Mapping our world: Terra incognita to Australia
review by Campbell Macknight
The title of this wonderful exhibition contains a subtle ambiguity. On one reading, it suggests that the exhibition is concerned to show the evolution of our understanding of the globe from earliest times to a period when the outlines of the continents had been fixed with some reliability. In terms of Western knowledge, this runs from Babylonian clay tablets to the early 19th century, when chronometers were sufficiently accurate to allow determination of longitude. 'Our world' in this reading is the globe itself and 'mapping' principally involves fixing the shape of the land and ocean.
On another reading, 'our world' refers to the Australian continent, where the well-known sequence of European ideas and coastal discoveries is supplemented by some Aboriginal maps of particular stretches of country. Apart from these Aboriginal items, the latest map is the 1822 Admiralty revision of Flinders' chart of the continent, showing the latest discoveries of Phillip Parker King, which effectively completed the familiar outline of the continent's coastline.
The move from one interpretation to the other, as suggested in the exhibition's subtitle, is the storyline of the exhibition. While one might quibble about the lack of any treatment of the concept of geographical space in other cultural traditions, the trail from Mesopotamia, through the Classical World, to the Arabs and the Middle Ages, on to early modern Europe and thence to Australia is sufficiently clear to make a coherent story. And how wonderfully the story is told, with maps from major European collections as well as Australian sources, public and private, and the library's own strong holdings! This is a generous selection of the highest quality maps of their day, each of scholarly importance for one reason or another. The spectacular star of the show is the Fra Mauro map of 1448–53 from Venice, but there are many other large and beautiful contenders. The maps are supplemented by a small, but well chosen, selection of objects. It matters not one bit that the Harrison chronometers (H1 and H4) are modern replicas, given their importance in the story of longitude, while the two Earnshaw instruments, so familiar to readers of Flinders' Voyage to Terra Australis, are the real thing.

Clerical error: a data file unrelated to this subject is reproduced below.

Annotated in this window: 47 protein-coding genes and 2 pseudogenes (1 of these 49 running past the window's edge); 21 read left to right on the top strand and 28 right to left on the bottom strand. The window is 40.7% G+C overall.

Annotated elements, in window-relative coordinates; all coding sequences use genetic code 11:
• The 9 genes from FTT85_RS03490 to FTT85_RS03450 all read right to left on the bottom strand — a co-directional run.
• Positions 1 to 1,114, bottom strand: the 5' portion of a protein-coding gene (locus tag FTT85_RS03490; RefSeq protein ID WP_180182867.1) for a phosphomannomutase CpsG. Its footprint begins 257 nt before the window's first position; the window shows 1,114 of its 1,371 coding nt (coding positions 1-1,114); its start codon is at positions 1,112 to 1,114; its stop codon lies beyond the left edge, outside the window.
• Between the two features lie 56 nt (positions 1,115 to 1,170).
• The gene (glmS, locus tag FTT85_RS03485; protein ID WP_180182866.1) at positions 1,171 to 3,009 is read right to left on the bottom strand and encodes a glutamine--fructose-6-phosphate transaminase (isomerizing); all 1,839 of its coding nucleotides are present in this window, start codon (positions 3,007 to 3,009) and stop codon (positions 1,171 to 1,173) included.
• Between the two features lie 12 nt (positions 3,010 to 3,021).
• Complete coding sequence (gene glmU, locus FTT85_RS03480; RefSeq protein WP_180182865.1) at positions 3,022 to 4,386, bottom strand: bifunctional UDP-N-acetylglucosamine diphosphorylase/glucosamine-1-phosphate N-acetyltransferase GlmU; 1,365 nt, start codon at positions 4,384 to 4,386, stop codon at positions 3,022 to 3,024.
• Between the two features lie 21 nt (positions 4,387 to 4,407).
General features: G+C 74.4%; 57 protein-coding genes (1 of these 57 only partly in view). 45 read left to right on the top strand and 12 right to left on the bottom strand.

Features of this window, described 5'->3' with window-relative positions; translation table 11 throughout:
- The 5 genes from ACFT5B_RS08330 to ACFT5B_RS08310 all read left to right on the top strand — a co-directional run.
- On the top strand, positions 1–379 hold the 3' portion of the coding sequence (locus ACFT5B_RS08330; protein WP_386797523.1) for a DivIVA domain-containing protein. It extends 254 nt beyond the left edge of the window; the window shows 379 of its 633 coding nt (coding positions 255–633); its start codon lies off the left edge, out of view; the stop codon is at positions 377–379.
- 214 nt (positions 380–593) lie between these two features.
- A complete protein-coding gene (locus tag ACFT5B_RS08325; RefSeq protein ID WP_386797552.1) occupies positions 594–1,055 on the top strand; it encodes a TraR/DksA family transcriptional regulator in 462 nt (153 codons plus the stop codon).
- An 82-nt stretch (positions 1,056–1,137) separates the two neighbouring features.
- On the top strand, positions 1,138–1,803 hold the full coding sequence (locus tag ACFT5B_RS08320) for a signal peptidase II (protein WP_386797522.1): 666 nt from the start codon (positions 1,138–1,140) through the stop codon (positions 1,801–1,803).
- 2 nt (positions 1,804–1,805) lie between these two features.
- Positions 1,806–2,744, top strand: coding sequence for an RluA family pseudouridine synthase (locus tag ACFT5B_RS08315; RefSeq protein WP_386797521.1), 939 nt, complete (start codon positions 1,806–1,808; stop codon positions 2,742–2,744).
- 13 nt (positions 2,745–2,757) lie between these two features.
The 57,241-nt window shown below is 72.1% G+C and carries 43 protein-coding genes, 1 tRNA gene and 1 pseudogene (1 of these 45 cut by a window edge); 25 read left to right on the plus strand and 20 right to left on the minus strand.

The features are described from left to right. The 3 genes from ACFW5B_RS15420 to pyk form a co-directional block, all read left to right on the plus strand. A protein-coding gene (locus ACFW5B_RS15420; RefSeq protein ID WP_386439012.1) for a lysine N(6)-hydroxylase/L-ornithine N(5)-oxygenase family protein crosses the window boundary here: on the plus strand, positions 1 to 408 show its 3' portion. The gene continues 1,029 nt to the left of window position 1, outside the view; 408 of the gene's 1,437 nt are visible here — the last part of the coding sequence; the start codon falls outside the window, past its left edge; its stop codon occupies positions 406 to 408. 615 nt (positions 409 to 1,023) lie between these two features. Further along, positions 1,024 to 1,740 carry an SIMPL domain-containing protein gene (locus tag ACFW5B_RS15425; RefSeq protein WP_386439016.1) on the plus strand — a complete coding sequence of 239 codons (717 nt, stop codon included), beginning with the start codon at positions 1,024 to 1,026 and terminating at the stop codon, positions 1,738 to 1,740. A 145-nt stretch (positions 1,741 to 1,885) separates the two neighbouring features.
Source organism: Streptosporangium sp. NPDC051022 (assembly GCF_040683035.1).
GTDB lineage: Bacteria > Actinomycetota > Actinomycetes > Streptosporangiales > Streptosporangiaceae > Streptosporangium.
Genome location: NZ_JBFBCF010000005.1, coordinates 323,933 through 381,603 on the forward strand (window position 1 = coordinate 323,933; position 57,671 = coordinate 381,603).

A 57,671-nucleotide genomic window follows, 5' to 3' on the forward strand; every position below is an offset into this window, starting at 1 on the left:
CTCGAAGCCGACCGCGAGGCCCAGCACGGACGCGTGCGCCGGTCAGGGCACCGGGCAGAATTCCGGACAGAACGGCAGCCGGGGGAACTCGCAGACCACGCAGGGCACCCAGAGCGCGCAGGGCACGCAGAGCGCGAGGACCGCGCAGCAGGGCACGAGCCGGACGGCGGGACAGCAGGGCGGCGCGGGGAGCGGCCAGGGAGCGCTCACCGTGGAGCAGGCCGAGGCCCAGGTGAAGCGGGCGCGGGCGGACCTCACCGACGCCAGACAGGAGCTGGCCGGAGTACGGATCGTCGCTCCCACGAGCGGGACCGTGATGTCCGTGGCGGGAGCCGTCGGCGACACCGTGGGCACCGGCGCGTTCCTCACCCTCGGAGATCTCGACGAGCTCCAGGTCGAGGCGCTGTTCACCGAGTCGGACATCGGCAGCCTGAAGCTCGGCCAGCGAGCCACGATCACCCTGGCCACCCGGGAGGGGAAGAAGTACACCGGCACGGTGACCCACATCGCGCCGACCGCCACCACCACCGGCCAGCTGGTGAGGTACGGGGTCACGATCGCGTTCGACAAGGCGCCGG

Considering the exhibition as a whole, rather than as a collection of wonders, its most striking quality is its 'density'. By this I mean the possibilities it offers for comparison between items and the deeper investigation of a particular item. In part this arises from the display of complete maps. Take, almost at random, the Hondius map of the Antarctic pole of 1641 and the Visscher world map of 1658, with its insets of the polar regions. Both are held by the library itself, the first as part of the Tooley collection bought in 1973, the other a recent purchase. Tasman's voyage of 1642–43 provided much more detail on Australia for the later map and also served to blow away some of the more fanciful and vague southern coasts on the earlier one. As well, there are significant differences between the representations of South America and of South Africa, to say nothing of the stylistic transformation of the surrounding images. How did Hondius manage to combine a penguin with two almost naked figures? One's imagination and questions are controlled, though not exhausted, by Martin Woods's excellent catalogue essay on the two maps.